The 7.5L TPS is different, but your old harness will provide that plug and the coil and solenoid wiring. Chassis harness will be a drop in, but you may need to relocated the O2 sensors from the engine harness to the chassis harness. This will also give you the MAF and ACT wiring you need as the MAF system has the ACT in the air filter lid.

On wiring, I have most if not all of the diagrams you need in my AllData.
All good info. I'm confident in doing the swap myself, no real issues there. ...minus the adding a second O2 sensor, but that can be easily researched. Just didn't wanna have to do it just to make my go fast bits work in harmony.

But, it's been decided. MAF it is.

Thanks for the feedback fellas, if I run into wiring snags, you'll be the first I PM haha!
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  #150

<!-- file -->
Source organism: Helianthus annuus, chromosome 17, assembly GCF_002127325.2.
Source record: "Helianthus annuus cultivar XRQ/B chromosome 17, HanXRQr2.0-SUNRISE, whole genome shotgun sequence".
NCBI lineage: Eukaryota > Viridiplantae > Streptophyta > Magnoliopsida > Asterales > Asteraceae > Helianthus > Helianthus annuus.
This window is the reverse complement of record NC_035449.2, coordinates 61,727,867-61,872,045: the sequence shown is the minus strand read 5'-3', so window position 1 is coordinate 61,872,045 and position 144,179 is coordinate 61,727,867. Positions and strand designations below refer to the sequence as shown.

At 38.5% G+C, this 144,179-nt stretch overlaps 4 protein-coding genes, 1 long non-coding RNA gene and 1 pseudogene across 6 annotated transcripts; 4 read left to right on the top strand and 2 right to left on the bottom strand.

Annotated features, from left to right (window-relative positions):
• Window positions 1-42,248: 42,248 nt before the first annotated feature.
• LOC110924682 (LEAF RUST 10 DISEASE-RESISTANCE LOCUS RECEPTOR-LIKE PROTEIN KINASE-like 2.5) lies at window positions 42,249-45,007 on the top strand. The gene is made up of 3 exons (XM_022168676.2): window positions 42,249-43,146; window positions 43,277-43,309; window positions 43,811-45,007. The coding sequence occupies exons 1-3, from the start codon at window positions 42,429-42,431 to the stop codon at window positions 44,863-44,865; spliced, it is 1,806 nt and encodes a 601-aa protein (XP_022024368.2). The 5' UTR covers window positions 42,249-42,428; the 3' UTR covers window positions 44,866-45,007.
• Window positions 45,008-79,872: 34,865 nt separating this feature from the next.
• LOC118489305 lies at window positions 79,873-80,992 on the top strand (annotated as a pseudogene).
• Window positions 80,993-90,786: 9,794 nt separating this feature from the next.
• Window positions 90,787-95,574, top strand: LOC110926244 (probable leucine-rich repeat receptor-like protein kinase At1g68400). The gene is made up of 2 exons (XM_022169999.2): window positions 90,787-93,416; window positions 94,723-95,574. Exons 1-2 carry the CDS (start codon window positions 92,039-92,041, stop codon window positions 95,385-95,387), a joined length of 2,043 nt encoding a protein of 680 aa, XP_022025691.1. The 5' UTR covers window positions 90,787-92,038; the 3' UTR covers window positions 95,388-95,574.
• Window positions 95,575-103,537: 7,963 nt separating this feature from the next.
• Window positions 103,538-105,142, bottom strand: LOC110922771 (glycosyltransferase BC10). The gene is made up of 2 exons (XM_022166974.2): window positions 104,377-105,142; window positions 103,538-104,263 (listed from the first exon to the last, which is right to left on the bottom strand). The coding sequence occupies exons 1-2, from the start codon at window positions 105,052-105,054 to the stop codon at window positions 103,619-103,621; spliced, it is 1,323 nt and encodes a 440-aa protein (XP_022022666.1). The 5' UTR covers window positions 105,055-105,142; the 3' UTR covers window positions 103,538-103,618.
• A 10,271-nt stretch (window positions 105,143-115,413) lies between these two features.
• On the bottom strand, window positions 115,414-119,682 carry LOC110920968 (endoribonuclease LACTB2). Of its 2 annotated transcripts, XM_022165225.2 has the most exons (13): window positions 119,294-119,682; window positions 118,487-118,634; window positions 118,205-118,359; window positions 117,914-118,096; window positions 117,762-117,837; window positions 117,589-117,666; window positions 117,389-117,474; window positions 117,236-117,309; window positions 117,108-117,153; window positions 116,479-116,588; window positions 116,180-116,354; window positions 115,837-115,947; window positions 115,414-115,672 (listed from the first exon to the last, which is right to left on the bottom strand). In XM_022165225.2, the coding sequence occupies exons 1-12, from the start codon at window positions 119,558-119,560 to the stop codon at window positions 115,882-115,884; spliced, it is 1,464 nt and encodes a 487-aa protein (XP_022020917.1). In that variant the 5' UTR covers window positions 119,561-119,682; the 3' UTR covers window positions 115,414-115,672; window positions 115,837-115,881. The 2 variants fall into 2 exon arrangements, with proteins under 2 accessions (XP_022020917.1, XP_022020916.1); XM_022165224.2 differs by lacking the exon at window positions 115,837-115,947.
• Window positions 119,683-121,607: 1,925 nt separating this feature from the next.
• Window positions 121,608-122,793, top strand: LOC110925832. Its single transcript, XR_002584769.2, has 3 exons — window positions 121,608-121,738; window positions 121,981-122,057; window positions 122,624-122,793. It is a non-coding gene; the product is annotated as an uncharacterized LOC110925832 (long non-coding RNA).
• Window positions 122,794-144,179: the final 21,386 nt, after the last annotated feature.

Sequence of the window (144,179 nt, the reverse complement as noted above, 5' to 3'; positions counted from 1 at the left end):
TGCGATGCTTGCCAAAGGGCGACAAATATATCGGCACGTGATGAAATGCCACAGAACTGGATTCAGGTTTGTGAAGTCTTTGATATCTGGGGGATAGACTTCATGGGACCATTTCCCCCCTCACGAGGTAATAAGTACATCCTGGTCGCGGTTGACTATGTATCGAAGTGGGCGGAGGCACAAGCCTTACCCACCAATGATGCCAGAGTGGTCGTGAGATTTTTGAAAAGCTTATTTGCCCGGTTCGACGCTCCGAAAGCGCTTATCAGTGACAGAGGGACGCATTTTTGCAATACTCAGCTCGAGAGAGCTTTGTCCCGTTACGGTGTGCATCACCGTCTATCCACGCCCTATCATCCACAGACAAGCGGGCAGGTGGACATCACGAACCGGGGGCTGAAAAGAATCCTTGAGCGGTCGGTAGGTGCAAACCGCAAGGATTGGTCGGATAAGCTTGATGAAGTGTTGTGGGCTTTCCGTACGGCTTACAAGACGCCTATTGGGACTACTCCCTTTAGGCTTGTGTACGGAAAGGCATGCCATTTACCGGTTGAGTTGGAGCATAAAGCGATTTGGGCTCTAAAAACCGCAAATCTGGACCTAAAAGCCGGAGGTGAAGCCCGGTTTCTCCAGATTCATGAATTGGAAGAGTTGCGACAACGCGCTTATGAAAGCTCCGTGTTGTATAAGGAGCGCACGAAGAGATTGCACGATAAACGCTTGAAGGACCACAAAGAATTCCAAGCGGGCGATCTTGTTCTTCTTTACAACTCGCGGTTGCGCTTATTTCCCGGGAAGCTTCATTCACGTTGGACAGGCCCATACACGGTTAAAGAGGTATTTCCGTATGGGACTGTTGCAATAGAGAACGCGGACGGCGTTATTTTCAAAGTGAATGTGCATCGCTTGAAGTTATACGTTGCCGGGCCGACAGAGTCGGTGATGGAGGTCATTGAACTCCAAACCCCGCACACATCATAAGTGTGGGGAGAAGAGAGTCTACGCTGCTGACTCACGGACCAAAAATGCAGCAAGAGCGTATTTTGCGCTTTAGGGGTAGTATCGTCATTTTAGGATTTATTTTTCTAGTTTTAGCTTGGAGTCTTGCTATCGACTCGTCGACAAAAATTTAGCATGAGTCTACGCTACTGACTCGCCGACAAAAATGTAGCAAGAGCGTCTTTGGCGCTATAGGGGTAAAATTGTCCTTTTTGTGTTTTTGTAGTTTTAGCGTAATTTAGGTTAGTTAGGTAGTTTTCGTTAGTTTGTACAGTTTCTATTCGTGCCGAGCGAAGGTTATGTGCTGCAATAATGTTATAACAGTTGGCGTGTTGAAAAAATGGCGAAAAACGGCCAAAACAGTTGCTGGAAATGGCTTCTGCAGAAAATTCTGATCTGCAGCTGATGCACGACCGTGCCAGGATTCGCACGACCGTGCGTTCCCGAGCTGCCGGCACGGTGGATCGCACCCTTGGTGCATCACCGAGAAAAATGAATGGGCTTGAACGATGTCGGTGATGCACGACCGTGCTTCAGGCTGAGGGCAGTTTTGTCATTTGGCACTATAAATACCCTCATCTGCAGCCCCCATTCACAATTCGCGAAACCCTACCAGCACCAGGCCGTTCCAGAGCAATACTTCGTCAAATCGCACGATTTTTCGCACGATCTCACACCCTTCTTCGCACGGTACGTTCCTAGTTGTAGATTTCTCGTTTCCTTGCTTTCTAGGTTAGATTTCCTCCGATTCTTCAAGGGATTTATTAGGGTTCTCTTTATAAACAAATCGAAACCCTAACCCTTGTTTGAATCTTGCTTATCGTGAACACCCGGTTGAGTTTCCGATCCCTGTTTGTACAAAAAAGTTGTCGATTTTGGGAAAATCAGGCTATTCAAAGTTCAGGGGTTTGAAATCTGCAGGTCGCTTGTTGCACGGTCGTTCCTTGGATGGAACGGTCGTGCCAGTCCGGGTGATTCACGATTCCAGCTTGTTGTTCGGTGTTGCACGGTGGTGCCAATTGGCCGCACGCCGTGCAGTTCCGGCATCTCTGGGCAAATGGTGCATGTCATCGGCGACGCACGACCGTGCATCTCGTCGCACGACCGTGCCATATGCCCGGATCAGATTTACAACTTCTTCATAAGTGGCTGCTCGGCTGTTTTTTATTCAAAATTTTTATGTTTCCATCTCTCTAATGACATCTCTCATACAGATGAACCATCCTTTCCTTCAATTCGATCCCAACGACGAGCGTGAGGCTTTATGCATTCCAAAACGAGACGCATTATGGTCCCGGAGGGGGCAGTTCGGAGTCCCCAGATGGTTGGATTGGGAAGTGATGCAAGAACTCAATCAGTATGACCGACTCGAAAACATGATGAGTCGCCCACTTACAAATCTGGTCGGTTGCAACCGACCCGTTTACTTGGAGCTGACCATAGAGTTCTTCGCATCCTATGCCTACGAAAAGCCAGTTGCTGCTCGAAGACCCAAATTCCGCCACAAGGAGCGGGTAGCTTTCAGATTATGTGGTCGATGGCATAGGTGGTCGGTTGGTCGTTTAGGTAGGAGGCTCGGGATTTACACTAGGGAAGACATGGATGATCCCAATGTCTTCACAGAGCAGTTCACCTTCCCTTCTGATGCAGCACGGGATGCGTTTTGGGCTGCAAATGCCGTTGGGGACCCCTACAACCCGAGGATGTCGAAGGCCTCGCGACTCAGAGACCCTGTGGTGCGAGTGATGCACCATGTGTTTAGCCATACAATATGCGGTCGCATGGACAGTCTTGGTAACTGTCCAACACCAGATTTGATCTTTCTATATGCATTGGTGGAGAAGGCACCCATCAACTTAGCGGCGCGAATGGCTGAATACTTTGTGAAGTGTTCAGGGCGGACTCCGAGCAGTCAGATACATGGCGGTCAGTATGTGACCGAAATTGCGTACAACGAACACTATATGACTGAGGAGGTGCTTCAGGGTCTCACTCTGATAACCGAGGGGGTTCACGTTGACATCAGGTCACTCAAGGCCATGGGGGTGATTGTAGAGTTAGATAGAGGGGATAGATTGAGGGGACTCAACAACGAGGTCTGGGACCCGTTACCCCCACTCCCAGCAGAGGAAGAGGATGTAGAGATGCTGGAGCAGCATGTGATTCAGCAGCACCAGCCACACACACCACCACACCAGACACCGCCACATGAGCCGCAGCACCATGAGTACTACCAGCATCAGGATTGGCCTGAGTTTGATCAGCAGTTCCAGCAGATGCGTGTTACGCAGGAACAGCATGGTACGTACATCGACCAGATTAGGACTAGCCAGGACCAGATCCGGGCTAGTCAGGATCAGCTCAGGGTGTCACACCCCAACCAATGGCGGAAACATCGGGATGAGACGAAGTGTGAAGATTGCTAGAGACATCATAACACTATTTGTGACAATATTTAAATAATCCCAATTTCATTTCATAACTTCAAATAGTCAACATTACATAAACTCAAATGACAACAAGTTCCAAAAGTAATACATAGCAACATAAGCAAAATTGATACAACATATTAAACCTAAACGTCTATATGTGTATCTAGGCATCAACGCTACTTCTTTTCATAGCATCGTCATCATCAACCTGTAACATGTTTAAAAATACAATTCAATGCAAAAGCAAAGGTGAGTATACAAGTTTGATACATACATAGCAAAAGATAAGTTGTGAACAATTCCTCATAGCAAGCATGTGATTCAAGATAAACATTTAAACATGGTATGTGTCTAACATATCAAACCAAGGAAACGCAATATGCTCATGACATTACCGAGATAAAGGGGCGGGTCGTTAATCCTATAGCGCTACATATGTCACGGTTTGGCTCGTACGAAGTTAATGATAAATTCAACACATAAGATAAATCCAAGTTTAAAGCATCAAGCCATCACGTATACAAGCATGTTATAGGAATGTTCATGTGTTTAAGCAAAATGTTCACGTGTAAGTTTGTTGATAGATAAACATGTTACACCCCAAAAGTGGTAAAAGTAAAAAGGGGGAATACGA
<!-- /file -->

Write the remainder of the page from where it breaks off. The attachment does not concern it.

Old 09-28-2015, 11:31 AM
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Quote:
Originally Posted by Gasquatch View Post
Just didn't wanna have to do it just to make my go fast bits work in harmony.
You don't have to, but it's probably the path of least resistance for you considering all the info and help you'll have access to once you do it. I personally think the big benefit is you can play with lumpy cams and the MAF system is very tolerant. Speed density, because it measures vacuum, won't be very happy.

Quote:
Originally Posted by Gasquatch View Post
minus the adding a second O2 sensor
If you don't want to weld a sensor bung onto your exhaust system, there are no-weld o2 sensor bung kits available. Basically, it's a wide exhaust clamp that goes between two sections of pipe and has a bung centered in between. That might make this part of the job easier for you.

I've seen them in 2.5" and 3.0" sizes and because they're adjustable downwards, that covers 2.25-3.0" diameter pipes well.

Hope that helps.